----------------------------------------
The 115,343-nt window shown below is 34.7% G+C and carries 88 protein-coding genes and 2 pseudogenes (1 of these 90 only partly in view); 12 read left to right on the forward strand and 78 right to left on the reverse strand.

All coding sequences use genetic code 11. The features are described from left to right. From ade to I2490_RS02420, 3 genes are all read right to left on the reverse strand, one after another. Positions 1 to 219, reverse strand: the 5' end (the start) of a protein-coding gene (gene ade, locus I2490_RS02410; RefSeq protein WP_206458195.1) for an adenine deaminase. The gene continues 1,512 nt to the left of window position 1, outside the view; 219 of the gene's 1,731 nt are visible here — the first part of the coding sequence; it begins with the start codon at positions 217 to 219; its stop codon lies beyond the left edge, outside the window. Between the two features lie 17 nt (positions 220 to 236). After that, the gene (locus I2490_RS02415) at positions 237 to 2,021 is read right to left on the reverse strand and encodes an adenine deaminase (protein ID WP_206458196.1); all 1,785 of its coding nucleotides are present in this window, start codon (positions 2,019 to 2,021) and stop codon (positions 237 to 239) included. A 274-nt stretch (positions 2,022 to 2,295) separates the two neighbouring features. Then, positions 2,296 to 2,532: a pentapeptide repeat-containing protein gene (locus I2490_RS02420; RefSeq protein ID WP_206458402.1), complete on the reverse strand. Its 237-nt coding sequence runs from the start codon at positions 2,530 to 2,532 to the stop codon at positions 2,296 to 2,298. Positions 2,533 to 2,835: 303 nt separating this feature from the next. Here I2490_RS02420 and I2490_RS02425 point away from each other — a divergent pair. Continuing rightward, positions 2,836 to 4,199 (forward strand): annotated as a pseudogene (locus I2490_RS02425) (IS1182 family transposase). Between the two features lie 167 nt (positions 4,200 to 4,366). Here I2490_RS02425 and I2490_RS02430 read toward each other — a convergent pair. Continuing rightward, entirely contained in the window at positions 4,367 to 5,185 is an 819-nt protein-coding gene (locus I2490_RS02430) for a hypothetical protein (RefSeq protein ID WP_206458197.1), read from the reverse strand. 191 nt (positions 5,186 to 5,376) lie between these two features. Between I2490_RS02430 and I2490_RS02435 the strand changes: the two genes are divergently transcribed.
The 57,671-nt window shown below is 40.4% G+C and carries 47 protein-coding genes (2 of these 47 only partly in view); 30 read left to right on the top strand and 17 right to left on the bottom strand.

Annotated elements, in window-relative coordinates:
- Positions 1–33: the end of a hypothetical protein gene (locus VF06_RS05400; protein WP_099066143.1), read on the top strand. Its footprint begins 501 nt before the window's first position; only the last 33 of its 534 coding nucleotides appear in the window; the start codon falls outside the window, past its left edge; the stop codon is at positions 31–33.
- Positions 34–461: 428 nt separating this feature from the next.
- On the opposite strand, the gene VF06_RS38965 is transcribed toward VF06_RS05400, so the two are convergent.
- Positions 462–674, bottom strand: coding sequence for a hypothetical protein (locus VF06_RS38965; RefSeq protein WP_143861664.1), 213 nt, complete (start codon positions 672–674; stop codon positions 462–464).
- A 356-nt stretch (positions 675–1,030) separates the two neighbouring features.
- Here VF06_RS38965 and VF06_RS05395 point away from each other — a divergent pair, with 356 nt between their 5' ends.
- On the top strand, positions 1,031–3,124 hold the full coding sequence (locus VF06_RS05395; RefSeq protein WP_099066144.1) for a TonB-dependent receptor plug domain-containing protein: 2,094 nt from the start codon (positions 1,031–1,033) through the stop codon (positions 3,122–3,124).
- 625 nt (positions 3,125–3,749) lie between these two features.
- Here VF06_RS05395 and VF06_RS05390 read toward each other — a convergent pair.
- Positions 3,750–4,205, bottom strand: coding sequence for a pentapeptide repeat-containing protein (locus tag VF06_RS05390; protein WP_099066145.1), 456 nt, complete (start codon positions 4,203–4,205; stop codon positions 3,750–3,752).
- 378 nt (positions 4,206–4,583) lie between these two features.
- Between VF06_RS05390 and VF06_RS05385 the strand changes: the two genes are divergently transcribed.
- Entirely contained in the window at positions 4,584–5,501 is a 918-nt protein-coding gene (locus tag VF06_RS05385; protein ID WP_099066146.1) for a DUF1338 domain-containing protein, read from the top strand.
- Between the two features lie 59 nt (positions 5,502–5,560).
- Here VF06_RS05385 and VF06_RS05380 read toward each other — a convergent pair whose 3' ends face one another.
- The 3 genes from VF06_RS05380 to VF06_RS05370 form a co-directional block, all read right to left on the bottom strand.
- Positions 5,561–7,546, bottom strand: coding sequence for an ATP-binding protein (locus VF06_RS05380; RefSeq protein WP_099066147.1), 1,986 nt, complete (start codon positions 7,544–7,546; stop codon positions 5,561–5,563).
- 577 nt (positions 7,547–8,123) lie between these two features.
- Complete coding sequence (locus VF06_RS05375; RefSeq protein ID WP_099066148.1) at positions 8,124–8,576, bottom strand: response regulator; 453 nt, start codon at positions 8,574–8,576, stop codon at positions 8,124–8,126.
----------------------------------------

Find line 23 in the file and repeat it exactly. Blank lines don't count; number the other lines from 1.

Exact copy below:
- Complete coding sequence (locus VF06_RS05375; RefSeq protein ID WP_099066148.1) at positions 8,124–8,576, bottom strand: response regulator; 453 nt, start codon at positions 8,574–8,576, stop codon at positions 8,124–8,126.